Mood variability in normal subjects on lithium

Biol Psychiatry. 1993 Dec 15;34(12):878-84. doi: 10.1016/0006-3223(93)90055-i.


To investigate the effect of lithium carbonate on normal volunteers' moods, we randomly assigned 30 subjects to 5 weeks each of placebo and lithium treatment with crossover at midstudy. Lithium levels were maintained during the treatment period at a mean serum level of 0.54 mEq/L. All subjects completed visual analogue mood scales (VAMS) daily throughout the study period; segmented visual analogue scales (SVAS) measuring mood, anxiety, and energy and the Profile of Mood States (POMS) were completed weekly at testing sessions. Neither mean mood nor mood variability as assessed by the delta square (mean square successive difference) differed between placebo and lithium conditions. Segmented visual analogue scale mood ratings were highly correlated with the VAMS and similarly showed no difference between conditions. The self-rated mood variability, however, declined significantly in both experimental conditions as a function of time on study. None of the POMS factors differed between placebo and lithium conditions. These data suggest that lithium, in modest doses administered over 5 weeks, does not have a substantial mood-stabilizing effect in normal subjects.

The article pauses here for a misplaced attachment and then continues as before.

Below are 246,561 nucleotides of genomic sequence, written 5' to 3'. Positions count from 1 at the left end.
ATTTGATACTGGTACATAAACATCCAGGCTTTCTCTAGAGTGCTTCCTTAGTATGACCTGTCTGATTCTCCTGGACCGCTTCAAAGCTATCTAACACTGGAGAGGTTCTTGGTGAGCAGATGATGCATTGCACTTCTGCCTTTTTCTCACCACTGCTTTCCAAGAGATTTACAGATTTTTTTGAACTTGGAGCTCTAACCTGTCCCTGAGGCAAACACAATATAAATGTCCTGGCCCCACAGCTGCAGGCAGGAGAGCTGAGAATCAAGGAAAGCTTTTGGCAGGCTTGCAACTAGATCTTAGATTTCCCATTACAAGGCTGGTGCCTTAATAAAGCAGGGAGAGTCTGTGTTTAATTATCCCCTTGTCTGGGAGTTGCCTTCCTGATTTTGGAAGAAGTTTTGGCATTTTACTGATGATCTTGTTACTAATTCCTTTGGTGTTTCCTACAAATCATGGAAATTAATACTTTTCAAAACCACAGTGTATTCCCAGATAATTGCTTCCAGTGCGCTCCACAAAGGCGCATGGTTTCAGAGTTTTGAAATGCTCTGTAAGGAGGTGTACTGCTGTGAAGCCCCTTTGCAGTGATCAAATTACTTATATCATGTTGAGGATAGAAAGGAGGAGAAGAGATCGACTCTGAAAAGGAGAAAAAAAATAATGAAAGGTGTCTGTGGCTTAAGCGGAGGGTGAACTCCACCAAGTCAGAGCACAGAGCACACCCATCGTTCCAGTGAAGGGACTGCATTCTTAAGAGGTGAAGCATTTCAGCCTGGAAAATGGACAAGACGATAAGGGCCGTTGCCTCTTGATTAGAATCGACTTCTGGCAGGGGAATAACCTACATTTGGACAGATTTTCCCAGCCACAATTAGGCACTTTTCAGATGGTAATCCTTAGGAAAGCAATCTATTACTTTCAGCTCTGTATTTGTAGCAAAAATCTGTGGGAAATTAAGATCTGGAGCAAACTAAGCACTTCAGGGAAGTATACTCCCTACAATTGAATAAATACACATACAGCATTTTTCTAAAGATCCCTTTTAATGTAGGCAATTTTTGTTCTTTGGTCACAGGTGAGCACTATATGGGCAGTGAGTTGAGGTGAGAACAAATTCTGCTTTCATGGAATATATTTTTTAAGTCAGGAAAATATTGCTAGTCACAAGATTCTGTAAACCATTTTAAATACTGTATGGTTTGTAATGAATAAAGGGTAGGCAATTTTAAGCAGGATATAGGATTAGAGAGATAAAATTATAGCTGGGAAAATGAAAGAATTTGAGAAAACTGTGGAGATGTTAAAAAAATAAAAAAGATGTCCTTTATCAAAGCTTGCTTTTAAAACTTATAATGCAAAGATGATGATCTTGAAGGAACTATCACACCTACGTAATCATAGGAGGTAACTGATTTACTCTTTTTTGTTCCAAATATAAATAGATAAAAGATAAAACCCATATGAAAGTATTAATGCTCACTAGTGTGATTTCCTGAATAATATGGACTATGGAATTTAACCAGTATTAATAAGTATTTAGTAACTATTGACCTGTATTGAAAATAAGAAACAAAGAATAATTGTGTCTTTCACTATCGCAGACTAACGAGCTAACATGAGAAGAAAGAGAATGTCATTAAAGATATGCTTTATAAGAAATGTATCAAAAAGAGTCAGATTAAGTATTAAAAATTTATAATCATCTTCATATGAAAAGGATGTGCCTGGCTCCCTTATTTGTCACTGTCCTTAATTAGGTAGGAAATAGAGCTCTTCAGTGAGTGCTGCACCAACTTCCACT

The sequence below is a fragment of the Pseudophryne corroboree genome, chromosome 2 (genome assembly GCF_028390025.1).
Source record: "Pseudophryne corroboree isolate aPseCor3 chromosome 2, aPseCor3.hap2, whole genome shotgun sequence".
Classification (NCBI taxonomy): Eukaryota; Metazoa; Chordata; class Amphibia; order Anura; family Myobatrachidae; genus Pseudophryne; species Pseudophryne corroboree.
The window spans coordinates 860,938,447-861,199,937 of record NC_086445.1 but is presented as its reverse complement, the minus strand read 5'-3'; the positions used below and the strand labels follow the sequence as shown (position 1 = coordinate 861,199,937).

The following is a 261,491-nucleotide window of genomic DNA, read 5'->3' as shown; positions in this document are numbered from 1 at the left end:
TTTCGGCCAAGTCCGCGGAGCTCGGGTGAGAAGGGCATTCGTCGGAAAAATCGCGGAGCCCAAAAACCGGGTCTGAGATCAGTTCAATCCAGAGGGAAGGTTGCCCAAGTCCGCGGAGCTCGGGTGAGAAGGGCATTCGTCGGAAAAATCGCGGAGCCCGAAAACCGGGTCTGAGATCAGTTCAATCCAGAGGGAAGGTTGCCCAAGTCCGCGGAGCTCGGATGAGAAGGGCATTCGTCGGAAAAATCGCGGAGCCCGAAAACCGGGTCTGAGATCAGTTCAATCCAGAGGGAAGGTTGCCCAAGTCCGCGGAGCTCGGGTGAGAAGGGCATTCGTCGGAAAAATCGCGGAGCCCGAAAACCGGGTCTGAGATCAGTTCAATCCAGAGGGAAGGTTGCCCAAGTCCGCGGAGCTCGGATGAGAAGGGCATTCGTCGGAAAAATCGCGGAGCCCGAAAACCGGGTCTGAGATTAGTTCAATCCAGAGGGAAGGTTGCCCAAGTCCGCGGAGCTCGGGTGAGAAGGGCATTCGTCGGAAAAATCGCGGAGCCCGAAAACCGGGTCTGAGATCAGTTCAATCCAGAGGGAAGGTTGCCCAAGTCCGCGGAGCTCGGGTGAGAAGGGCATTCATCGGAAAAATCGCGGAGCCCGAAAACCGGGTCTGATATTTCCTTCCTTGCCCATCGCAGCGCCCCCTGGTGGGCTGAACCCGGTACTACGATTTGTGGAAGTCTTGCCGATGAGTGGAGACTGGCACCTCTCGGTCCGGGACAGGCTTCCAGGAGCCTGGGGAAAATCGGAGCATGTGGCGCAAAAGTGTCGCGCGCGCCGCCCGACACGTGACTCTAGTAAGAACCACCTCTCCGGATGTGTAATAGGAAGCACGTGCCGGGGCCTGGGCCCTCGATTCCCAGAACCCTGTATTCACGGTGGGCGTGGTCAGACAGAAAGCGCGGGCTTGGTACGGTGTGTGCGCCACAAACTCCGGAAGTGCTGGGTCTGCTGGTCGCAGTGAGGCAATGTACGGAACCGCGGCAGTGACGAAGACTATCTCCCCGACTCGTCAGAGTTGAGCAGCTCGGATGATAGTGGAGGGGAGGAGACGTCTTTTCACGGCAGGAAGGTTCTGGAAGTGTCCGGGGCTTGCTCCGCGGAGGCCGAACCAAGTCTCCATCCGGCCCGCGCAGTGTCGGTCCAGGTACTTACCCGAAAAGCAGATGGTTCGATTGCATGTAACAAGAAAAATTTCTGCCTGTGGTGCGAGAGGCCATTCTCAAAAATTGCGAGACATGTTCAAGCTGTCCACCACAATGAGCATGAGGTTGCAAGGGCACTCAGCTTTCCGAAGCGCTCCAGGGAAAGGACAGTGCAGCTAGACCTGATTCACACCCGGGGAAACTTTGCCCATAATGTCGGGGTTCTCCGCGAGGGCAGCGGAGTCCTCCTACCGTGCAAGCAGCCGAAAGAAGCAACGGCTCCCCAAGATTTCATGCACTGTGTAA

Publication types

  • Clinical Trial
  • Randomized Controlled Trial
  • Research Support, Non-U.S. Gov't

MeSH terms

  • Adult
  • Affect / drug effects*
  • Dose-Response Relationship, Drug
  • Female
  • Humans
  • Lithium Carbonate / pharmacokinetics
  • Lithium Carbonate / pharmacology*
  • Male
  • Middle Aged
  • Pain Measurement
  • Personality Inventory
  • Reference Values


  • Lithium Carbonate